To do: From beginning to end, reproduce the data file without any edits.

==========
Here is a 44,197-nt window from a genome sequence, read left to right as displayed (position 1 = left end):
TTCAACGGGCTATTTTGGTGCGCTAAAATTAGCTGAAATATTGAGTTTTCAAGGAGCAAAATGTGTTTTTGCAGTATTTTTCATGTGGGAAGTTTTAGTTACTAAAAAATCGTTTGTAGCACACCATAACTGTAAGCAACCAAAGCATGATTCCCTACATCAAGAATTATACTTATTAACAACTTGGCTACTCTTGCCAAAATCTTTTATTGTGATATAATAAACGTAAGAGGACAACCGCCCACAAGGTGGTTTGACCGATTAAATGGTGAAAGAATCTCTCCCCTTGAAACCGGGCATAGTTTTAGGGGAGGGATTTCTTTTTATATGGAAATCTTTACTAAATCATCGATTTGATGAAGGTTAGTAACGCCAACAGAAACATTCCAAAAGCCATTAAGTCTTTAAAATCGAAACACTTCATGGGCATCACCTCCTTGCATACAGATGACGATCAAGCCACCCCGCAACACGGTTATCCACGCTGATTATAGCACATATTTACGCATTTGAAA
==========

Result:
Here is a 44,197-nt window from a genome sequence, read left to right as displayed (position 1 = left end):
TTCAACGGGCTATTTTGGTGCGCTAAAATTAGCTGAAATATTGAGTTTTCAAGGAGCAAAATGTGTTTTTGCAGTATTTTTCATGTGGGAAGTTTTAGTTACTAAAAAATCGTTTGTAGCACACCATAACTGTAAGCAACCAAAGCATGATTCCCTACATCAAGAATTATACTTATTAACAACTTGGCTACTCTTGCCAAAATCTTTTATTGTGATATAATAAACGTAAGAGGACAACCGCCCACAAGGTGGTTTGACCGATTAAATGGTGAAAGAATCTCTCCCCTTGAAACCGGGCATAGTTTTAGGGGAGGGATTTCTTTTTATATGGAAATCTTTACTAAATCATCGATTTGATGAAGGTTAGTAACGCCAACAGAAACATTCCAAAAGCCATTAAGTCTTTAAAATCGAAACACTTCATGGGCATCACCTCCTTGCATACAGATGACGATCAAGCCACCCCGCAACACGGTTATCCACGCTGATTATAGCACATATTTACGCATTTGAAA